New Orleans city police and the district attorney’s office are using a state law written for child molesters to charge hundreds of sex workers like Tabitha as sex offenders. The law, which dates back to 1805, makes it a crime against nature to engage in “unnatural copulation”—a term New Orleans cops and the district attorney’s office have interpreted to mean anal or oral sex. Sex workers convicted of breaking this law are charged with felonies, issued longer jail sentences and forced to register as sex offenders. They must also carry a driver’s license with the label “sex offender” printed on it.
Of the 861 sex offenders currently registered in New Orleans, 483 were convicted of a crime against nature, according to Doug Cain, a spokesperson with the Louisiana State Police. And of those convicted of a crime against nature, 78 percent are Black and almost all are women.
I know people who are constantly checking their local sex offender registry — they want to know how many child molesters are in their neighborhood* (why? so they can avoid that side of the street, I guess). But laws for what gets labeled as a sex crime are so varied and arbitrary that the registry’s purpose — to keep the government apprised of offenders’ whereabouts so that local police can protect citizens — is almost useless.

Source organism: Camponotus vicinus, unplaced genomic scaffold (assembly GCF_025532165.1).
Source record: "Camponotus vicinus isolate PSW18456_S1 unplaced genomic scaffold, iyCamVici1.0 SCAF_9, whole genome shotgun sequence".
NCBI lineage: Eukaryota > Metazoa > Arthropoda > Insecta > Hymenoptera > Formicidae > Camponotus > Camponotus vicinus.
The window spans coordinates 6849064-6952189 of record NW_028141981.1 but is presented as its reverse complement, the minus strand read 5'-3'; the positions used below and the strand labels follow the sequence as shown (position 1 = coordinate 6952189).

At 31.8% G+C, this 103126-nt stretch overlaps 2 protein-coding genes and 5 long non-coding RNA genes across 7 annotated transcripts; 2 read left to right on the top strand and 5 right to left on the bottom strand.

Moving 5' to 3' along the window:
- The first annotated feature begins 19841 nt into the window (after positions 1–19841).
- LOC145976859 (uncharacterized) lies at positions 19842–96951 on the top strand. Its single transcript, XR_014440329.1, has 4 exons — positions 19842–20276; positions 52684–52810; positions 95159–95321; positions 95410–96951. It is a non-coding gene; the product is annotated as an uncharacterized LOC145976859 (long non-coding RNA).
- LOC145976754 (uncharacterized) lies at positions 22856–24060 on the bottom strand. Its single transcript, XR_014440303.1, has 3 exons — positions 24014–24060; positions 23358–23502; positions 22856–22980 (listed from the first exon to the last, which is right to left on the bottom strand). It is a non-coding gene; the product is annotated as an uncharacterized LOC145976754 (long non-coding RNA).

From a piece in the Economist in August:
How dangerous are the people on the registries? A state review of one sample in Georgia found that two-thirds of them posed little risk. For example, Janet Allison was found guilty of being “party to the crime of child molestation” because she let her 15-year-old daughter have sex with a boyfriend. The young couple later married. But Ms Allison will spend the rest of her life publicly branded as a sex offender.
Megan’s Law, which requires sex offenders make their location known to the government for a period of 10 years or more, is no longer serving its purpose if sex workers — who are more likely to be assaulted than most — are clogging up the registry. And the damage being done to the women who have to register gets even worse, because these women can’t live near anywhere children might be, which may pose a problem if some of them actually have children.
*But the Economist notes, “Public registers drive serious offenders underground, which makes them harder to track and more likely to reoffend. And registers give parents a false sense of security: most sex offenders are never even reported, let alone convicted.”